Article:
“The Bad and the Beautiful” was a fitting title for Center Dance Ensemble‘s season opener at the Herberger Theater Center this weekend. The work in the show ranged all the way from the organically beautiful work of guest choreographer Diane McNeal Hunt, to the archaically bad premieres of choreographer and artistic director Frances Smith Cohen.
The show opened with the premiere of “With Wings,” choreographed by Cohen. This work presented all of the strengths and weaknesses of the company. The program note included the quote “when you dance, you fly.” Aside from this statement not being entirely true, since many dance styles emphasize the importance of grounding and rooting to the floor, I am also not sure what this statement had to do with the plot that portrayed the transformation from student to teacher.
The first section of “With Wings” was a promising solo performed by Amber Robins. She is a seasoned performer with technical strength, an attentive maturity and not to mention, she has jaw-dropping back muscles. The clarity of her movement and her ability to fulfill Cohen’s empty choreography had me thinking that the company and Cohen had evolved.
Unfortunately, as the piece progressed, melodramatic facial expressions, empty gaps in the choreography, an overly predictable relationship between the movement and music and a lack of consideration for levels and transitions proved that it is time for Cohen to study her choreography on a deeper level or retire to the position of a much-loved teacher and artistic director.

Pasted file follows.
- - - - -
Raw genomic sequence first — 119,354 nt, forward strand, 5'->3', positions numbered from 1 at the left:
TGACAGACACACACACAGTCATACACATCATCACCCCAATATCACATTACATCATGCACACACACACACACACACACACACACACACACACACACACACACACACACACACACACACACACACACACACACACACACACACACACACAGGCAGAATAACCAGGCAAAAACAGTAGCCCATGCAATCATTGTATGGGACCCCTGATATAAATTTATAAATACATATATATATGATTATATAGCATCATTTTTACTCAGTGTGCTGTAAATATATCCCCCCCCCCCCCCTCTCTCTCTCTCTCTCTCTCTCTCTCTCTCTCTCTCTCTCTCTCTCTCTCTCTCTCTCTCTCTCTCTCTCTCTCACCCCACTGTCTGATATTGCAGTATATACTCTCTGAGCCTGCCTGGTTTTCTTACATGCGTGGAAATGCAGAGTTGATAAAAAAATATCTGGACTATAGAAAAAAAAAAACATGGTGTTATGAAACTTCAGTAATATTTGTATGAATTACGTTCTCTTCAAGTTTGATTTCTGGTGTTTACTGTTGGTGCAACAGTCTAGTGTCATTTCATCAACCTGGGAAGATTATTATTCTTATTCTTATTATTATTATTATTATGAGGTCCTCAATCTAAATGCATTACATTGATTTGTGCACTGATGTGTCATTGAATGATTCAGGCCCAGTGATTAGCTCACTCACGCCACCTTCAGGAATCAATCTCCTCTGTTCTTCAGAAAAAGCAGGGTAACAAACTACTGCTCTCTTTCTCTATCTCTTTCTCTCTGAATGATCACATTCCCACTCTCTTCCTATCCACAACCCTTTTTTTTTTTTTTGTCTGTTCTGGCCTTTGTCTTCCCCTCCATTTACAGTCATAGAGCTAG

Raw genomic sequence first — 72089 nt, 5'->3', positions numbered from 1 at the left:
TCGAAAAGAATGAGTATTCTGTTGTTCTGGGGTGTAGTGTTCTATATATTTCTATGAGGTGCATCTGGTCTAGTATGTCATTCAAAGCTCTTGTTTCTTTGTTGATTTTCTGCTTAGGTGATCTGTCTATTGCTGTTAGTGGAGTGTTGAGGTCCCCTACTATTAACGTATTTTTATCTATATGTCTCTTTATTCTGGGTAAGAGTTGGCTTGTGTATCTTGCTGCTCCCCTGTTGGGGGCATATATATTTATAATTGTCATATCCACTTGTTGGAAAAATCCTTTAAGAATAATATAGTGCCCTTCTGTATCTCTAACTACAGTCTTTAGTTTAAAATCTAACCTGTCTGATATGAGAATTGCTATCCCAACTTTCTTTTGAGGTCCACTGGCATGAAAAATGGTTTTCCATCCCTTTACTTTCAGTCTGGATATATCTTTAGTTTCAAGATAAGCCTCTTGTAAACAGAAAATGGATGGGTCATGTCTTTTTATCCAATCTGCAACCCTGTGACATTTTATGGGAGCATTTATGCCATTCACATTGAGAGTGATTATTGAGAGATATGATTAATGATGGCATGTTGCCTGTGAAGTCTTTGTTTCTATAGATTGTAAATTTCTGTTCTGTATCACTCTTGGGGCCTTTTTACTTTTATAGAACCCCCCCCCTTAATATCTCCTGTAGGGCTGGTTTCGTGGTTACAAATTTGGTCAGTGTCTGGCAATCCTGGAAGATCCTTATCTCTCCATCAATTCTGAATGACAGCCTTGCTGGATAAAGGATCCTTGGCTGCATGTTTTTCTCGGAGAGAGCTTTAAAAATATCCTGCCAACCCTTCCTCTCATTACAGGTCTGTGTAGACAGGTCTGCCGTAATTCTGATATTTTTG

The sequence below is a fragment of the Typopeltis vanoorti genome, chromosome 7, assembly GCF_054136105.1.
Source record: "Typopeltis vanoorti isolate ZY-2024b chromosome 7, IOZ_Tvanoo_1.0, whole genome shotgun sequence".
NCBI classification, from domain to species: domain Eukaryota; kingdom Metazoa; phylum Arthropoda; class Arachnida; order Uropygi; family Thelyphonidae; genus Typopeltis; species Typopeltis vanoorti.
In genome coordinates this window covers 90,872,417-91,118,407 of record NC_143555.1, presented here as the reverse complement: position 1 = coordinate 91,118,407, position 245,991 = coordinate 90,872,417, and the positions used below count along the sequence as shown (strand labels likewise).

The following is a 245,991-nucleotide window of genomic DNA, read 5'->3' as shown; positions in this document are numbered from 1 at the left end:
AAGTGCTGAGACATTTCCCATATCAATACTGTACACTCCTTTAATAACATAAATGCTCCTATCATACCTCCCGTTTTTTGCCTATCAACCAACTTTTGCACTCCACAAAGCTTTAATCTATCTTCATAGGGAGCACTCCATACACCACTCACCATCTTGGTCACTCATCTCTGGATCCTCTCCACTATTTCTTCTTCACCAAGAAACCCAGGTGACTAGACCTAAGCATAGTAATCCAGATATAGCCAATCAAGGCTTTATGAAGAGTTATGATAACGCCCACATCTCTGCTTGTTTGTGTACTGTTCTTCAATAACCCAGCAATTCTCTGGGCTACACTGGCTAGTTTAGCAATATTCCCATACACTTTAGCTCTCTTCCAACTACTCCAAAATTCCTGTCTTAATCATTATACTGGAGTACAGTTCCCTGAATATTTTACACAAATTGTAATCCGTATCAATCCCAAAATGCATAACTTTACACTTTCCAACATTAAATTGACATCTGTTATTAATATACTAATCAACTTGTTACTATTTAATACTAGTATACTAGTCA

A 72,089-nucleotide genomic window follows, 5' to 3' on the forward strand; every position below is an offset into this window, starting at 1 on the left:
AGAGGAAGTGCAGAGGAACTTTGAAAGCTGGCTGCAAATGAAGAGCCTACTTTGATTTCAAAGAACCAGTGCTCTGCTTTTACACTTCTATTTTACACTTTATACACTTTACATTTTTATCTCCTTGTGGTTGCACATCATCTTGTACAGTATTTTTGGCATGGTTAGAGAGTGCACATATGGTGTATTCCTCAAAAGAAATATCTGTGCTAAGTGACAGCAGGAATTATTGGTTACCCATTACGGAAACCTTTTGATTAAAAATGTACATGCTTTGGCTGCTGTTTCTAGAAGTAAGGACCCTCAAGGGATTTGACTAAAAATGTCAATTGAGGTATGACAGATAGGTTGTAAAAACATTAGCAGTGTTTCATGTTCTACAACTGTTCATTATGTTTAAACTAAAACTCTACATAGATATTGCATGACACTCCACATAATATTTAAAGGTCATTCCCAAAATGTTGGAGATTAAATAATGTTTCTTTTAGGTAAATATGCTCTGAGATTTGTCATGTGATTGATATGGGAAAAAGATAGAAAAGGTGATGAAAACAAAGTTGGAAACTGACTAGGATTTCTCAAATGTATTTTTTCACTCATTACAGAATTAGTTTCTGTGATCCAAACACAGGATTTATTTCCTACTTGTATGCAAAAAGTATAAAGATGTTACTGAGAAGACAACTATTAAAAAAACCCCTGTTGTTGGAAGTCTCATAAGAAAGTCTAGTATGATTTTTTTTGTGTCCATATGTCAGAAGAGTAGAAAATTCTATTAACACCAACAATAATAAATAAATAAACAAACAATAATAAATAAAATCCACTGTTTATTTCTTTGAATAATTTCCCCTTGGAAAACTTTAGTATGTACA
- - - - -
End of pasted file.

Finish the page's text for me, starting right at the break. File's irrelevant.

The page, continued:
Cohen’s shape-oriented choreography was influenced heavily by Graham Technique. It is time for Center Dance Ensemble to evolve. Even Martha Graham’s company has moved on to utilizing contemporary choreographers such as Sonya Tayeh from “So You Think You Can Dance.”
As I scanned through the list that presented the large amounts of funding that Center Dance Ensemble accumulates from their supporters, I wondered why the company does not bring in more choreographers to set work on the dancers. The dancers are incredibly talented and showcase strength, control and professionalism.
Diane McNeal Hunt’s premiere of “Night of Moonlit Wild” was evidence that the dancers in Center Dance Ensemble are capable of performing at a professional level. Although the movement was an important element of this piece, what made this the best work I have seen by a professional Phoenix dance company was the entire atmosphere that Hunt created.
With only a few elements, the stage transformed into a dark forest where only a few rays of moonlight reached to the surface. Even the dancers turned into moving trees. Hunt choreographed the movement down the fingertips, which were shaped into haggard twigs. She utilized branches and the dancers’ breath to create additional arrhythmic sound scores on top of the music. If Center Dance Ensemble wants to build a stronger reputation among the Phoenix dance community, it will need to commission more work like “Night of Moonlit Wild.”
I did enjoy the second half of the show, which was a revival of “Billy the Kid,” choreographed by Cohen. The work was fun, and it was clear that time had developed this piece. The storyline was apparent, with the use of role-showing costumes and pantomime. The piece had every element of entertaining drama, including love, pain and suffering.
With many years under its belt, Center Dance Ensemble can afford to revive older work during its shows. This is a common practice of many older established companies. However, the ensemble needs to keep it to one archaic choreographic piece/show and allow the talents of today’s world of dance to manifest on the able bodies of Center Dance Ensemble’s performers.
To see this post as it was originally published alongside other reviews of Phoenix arts events, check out the Downtown Devil Curtain Critic.
Photography by Tim Fuller
Review by Julie Akerly
October 23, 2014